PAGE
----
Advice to the Palestinian Leadership
The Palestinians who were forced out of their homes in 1948 were not regarded by Israel as refugees. That would have implied that Palestine was their country, to which they would have the right to return. This was not the way the Israeli authorities saw it, and they did their best to make sure the return would never happen. It was therefore in some sense logical, or at least consistent, that they were not given the same legal status as other international refugees when the UN High Commissioner for Refugees (UNHCR) was established in 1951. Palestinian refugees remained under the charge of the makeshift UN entity created in 1949 to take care of them, UNRWA (United Nations Relief and Works Agency). The arrangement meant that their needs were recognised but not their rights. Today 4.9 million Palestinian refugees – the largest number of refugees anywhere by country of origin – fail to appear in any UNHCR statistics.
Arab Jews who were being absorbed into the new country at the same time were not called refugees either. They came through maabarot (transits), as though by reaching Israel they were passing through the gates of heaven; in Hebrew they were said to be ‘making aliya’, ‘ascending’. Nor were they seen as mere ‘immigrants’: they were returning home after two thousand years of longing. A few months ago, the Israeli High Court rejected the appeal of 21 residents who wanted their nationality to be listed as ‘Israeli’ rather than ‘Jewish’ in the Population Registry. Palestinians, who are often accused of denying the existence of Israel, found an unlikely ally here in the High Court.
Then there were the ‘present absentees’ and ‘internal infiltrators’: Palestinians who never left Palestine but who had left their villages temporarily to stay in another part of Palestine. When they tried to return to their homes in what was now Israel they were prevented from doing so – a prohibition that continues to this day. Among them was the poet Taha Muhammad Ali from the village of Saffuriyya. He hadn’t left Palestine but he wasn’t allowed to return to his village and ended up living in nearby Nazareth. In spring and summer he and his fellow villagers would steal onto their land to pick wild herbs. ‘This land denies,/cheats, and betrays us,’ he wrote:
its dust can’t bear us
and grumbles about us –
resents and detests us.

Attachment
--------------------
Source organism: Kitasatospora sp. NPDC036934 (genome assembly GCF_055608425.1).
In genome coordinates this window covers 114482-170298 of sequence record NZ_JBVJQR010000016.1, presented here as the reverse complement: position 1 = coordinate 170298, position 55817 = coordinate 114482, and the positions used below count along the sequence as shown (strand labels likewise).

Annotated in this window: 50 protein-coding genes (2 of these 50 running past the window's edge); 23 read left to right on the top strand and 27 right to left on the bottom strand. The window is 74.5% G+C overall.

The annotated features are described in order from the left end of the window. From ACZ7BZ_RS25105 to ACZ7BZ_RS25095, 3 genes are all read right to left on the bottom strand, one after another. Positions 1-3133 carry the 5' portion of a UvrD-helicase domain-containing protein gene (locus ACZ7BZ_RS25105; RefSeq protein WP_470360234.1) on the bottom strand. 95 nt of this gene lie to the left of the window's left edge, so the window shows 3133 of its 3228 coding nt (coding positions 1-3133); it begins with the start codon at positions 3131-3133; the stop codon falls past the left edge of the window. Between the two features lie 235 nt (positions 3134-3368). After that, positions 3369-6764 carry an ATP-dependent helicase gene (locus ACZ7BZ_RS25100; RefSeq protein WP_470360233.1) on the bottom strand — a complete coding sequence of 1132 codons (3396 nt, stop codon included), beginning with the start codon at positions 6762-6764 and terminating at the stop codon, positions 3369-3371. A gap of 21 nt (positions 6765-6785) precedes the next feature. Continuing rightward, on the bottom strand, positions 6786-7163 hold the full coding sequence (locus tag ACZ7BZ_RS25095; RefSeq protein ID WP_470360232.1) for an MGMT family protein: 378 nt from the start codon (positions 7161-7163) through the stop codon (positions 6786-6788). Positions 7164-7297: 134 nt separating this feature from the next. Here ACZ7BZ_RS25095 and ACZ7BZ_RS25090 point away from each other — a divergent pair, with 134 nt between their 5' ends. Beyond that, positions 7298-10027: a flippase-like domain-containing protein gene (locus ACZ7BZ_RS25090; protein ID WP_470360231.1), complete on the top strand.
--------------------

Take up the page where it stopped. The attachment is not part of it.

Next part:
sailors, and usurpers,
uproot the backyard gardens,
burying the trees.
They keep us from looking too long
at the anemone blossom and cyclamen,
and won’t allow us to touch the herbs,
the wild artichoke and chicory.
By 1948 there were three distinct groups of Palestinians: those who were now Israeli citizens; those in Jordan who were Jordanian citizens; and those who were stateless UNRWA-registered refugees in Gaza, the West Bank, neighbouring Arab countries or scattered elsewhere in the world. More fragmentation and differentiation was to come, making a mosaic of the Palestinian people. Sometimes, the Palestinians of 1948 and those, like me, of 1967 are together in a single portmanteau definition – for example, when Naftali Bennett, a member of the Israeli cabinet, called us shrapnel in Israel’s backside.
My father refused to register my family with UNRWA. Reluctantly, we became citizens of Jordan, which was trying its best to make us forget we were Palestinians. But the hope of dividing Palestine between Israel and Jordan, with each absorbing as citizens some of these refugees without rights, was foiled by Israel in 1967 when it took over the West Bank from Jordan. We were now under occupation.
Until 1967 we lived with a simple tale. From my family I heard about the heavenly city of Jaffa, which they’d been forced to leave in 1948. At school I learned the geography of historic Palestine: no account was taken of Israel’s presence. My geography teacher, Abu El Awad, who wore traditional Arab dress, would draw the map of Palestine on the blackboard: the Dead Sea in the south, further north Lake Tiberias, and above it another small lake, Huleh. We had to memorise all this, unaware that Huleh was no longer there, having been drained in the early 1950s. We also sang (as we do to this day) of labanel-jamouseh, the milk of the water buffalo that once lived in Huleh and has now become extinct, just like Huleh itself.
The full text of this essay is only available to subscribers of the London Review of Books.